Washington: While experts and the stock market back home gave thumbs up to hike in the interest rate by the RBI, the International Monetary Fund (IMF) today also welcomed the decision of the Reserve Bank of India (RBI) to increase the repo rate by 25 basis point to 6.25%.
“We welcome the Reserve Bank of India’s decision to increase the policy rate by 25 basis points,” IMF Spokesman Gerry Rice told reporters during his bi-weekly news conference here.
In the context of rising inflation and additional upside risks to the forecasts due to higher oil prices, exchange rate depreciation and other domestic factors, the IMF thinks that this was an appropriate step by the RBI on Wednesday, Rice said. He was responding to a question on the decision of the RBI to increase the interest rate for the first time in the last four years.
The six-member monetary policy committee (MPC) of the Reserve Bank of India (RBI) on Wednesday increased the repo rate by 25 basis points to 6.25%. The MPC arrived at the unanimous decision as the outlook for inflation had become ‘uncertain’ following a surge in international crude oil prices. This is the first rate hike in four-and-a-half years; the last was in January 2014.
The RBI increased its inflation projection to 4.8%-4.9% in the first half (H1) of the financial year and 4.7% in the second half, as compared with 4.7-5.1% in H1 and 4.4% for H2. “A major upside risk to the baseline inflation path in the April resolution has materialised, viz., 12% increase in the price of Indian crude basket, which was sharper, earlier than expected and seems to be durable,” the central bank said, adding that the Indian crude basket surged to $74 a barrel from $66 since the last policy meeting in April.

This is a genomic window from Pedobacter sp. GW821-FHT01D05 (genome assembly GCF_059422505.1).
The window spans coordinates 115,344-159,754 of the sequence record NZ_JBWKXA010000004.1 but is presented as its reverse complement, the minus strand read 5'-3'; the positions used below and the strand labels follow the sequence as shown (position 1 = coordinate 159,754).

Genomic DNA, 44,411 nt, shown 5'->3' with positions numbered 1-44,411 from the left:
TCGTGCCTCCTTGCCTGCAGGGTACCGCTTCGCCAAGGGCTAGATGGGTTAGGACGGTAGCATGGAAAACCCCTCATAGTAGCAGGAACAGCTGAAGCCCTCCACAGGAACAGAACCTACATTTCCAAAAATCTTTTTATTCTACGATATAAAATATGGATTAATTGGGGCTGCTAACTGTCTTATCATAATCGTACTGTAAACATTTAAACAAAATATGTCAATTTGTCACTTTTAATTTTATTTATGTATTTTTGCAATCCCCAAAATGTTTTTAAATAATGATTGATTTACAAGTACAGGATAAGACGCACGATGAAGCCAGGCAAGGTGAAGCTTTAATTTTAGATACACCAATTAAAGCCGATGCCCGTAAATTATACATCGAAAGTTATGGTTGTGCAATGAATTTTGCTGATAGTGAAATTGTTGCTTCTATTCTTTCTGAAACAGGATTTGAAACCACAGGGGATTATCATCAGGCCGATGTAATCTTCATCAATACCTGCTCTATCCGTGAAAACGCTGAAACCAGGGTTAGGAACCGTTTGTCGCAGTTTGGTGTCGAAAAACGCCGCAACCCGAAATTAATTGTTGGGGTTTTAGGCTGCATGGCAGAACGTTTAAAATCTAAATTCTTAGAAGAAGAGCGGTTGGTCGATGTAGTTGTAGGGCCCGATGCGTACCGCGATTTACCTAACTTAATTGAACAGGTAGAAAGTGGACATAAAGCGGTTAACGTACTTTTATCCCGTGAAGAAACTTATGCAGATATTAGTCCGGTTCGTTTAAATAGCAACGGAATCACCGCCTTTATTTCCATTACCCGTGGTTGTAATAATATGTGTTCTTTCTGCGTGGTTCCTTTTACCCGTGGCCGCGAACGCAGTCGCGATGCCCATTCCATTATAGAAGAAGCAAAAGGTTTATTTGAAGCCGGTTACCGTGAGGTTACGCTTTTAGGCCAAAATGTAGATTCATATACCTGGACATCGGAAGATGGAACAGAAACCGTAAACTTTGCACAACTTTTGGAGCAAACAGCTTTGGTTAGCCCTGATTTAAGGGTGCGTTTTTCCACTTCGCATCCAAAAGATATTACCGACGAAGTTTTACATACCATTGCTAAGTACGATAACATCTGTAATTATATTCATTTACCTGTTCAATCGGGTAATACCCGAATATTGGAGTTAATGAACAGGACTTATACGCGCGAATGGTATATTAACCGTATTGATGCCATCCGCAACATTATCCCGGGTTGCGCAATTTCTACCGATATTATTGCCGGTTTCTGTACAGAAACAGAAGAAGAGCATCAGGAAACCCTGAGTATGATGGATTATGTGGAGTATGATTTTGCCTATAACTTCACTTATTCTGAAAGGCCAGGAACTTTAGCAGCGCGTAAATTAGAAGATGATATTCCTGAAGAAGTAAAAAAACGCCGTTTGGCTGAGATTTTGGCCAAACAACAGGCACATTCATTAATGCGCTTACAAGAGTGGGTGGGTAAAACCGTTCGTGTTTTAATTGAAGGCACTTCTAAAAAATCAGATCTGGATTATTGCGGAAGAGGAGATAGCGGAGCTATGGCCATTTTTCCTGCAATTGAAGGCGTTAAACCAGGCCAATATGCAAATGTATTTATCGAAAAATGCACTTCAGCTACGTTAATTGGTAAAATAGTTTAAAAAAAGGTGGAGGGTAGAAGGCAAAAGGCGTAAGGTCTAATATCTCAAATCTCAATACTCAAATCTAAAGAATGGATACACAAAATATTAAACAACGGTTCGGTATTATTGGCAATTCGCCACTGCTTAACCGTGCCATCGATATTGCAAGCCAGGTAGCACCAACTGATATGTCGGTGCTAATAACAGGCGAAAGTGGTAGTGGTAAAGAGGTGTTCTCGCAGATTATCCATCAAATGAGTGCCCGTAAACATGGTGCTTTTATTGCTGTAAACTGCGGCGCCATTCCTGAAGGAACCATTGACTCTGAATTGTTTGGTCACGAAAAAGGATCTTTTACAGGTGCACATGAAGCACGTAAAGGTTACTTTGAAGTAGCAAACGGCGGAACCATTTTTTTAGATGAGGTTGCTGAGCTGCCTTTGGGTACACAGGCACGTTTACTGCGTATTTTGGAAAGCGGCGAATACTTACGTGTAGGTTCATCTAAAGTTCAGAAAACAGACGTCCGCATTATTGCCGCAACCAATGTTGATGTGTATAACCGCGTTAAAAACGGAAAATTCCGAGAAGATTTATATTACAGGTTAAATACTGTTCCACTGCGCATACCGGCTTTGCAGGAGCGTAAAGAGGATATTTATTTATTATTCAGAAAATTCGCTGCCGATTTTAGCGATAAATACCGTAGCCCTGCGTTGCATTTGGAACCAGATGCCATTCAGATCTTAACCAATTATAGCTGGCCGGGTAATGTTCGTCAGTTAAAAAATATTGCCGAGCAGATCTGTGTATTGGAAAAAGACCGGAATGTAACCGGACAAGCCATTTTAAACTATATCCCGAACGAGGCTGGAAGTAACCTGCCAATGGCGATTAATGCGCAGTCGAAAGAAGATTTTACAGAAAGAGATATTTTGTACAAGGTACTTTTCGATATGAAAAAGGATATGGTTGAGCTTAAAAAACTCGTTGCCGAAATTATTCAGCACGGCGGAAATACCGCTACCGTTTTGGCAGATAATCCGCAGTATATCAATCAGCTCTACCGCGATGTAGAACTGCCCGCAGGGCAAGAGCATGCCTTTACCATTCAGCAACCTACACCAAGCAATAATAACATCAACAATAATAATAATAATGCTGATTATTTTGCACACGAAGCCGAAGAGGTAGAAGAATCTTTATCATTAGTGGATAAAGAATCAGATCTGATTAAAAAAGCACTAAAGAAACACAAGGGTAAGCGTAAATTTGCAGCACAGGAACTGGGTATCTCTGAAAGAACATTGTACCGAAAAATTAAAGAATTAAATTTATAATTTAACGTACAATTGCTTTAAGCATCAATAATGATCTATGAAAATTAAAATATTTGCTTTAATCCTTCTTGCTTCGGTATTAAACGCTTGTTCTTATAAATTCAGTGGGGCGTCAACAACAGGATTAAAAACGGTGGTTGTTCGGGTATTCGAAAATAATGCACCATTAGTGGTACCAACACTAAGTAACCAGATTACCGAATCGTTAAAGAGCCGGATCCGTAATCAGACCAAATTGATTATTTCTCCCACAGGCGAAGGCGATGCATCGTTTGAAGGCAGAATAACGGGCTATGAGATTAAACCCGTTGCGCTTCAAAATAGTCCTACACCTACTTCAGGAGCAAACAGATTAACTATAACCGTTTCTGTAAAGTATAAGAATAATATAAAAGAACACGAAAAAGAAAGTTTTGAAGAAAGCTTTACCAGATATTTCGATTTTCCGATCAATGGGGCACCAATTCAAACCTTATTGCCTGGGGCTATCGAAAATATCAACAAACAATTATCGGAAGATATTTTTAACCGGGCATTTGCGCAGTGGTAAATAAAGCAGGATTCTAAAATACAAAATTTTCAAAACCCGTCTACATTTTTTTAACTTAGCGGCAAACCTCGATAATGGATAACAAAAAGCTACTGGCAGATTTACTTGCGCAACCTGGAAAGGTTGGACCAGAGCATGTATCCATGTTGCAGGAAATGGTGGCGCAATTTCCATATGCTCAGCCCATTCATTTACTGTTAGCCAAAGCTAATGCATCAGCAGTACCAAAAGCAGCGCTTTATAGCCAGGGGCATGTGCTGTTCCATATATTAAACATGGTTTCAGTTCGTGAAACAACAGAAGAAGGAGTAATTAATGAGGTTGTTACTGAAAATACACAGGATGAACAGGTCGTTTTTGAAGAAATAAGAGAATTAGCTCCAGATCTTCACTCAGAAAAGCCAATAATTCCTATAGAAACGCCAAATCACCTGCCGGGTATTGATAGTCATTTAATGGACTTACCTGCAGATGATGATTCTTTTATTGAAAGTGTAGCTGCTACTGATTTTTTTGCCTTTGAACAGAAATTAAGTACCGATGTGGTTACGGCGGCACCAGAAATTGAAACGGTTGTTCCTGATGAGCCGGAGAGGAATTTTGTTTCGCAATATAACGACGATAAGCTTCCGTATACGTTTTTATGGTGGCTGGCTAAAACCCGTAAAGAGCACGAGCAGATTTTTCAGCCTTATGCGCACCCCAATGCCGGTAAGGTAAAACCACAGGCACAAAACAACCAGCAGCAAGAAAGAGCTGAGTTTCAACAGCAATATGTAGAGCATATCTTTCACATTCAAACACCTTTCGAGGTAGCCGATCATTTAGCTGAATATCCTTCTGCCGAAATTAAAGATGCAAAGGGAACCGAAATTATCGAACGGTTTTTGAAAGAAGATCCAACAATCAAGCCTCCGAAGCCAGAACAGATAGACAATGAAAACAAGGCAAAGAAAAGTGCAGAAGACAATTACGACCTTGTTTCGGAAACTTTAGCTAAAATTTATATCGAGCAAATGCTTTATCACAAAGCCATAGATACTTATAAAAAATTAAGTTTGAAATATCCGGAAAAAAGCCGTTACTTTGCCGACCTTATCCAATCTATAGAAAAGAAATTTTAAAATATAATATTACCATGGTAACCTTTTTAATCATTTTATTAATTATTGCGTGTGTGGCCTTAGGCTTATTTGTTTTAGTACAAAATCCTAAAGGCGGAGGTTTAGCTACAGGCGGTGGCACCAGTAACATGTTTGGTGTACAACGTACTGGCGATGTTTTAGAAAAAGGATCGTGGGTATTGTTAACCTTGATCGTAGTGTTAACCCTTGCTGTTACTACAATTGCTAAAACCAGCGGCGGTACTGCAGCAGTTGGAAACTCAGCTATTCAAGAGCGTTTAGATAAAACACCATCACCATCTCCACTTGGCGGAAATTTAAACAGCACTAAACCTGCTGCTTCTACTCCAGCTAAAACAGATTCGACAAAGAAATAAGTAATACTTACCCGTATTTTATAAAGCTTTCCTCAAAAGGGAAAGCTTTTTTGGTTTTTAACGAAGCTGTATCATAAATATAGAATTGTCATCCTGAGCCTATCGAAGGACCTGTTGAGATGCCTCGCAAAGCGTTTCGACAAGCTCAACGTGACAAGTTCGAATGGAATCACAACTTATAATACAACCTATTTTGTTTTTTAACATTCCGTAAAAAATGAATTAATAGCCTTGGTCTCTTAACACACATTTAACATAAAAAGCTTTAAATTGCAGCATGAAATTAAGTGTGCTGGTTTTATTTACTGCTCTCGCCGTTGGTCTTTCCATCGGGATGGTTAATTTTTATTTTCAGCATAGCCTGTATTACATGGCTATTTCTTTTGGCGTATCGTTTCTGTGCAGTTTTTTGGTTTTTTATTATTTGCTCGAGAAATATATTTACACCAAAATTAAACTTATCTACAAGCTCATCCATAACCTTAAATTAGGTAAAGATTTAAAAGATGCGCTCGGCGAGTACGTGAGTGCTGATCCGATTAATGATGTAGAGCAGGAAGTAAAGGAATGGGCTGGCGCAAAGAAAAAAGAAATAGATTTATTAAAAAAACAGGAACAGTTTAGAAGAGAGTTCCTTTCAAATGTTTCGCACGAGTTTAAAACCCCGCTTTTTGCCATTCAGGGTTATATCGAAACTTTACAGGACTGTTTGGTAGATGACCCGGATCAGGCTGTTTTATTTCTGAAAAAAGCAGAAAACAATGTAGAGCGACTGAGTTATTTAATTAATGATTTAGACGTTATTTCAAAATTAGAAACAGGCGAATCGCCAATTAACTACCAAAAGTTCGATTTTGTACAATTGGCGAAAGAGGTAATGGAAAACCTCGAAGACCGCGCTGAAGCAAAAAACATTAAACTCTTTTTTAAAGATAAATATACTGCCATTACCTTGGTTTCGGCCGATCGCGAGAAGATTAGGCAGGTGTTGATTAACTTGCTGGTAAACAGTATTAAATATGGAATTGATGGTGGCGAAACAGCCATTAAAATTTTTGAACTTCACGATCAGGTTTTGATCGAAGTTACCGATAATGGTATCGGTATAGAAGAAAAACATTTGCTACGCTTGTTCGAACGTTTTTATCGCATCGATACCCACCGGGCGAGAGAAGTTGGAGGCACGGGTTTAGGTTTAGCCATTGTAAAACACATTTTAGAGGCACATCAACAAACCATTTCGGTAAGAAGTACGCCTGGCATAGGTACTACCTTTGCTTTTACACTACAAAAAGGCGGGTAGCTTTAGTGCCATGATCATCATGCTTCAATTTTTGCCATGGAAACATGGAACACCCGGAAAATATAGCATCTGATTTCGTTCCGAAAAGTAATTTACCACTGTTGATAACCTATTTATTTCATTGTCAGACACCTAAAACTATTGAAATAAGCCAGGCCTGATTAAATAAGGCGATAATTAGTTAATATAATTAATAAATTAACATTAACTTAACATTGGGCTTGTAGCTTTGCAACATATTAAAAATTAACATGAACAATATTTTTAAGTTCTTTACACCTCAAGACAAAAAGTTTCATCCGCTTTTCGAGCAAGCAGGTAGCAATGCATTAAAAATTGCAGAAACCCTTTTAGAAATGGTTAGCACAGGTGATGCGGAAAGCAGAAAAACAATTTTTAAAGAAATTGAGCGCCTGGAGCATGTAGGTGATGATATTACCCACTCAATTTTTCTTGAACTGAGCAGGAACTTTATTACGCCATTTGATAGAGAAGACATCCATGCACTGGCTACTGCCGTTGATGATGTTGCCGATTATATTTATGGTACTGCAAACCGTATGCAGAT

“Crude oil prices have been volatile and this imparts considerable uncertainty to the inflation outlook — both on the upside and the downside,” RBI said.
Consumer price index-based inflation, or retail inflation, rose to 4.6% in April from 4.28% in March. The central bank also observed that inflation expectations were on the rise, evident from its survey of households.
While the central bank has increased the inflation projection, it has maintained the ‘neutral’ stance for monetary policy, meaning interest rates can move either way.
The outlook for GDP growth for 2018-19 has been retained at 7.4% as projected in the April policy. GDP growth is projected to be in the range of 7.5-7.6% in H1 and 7.3-7.4% in H2, with risks evenly balanced, the RBI said.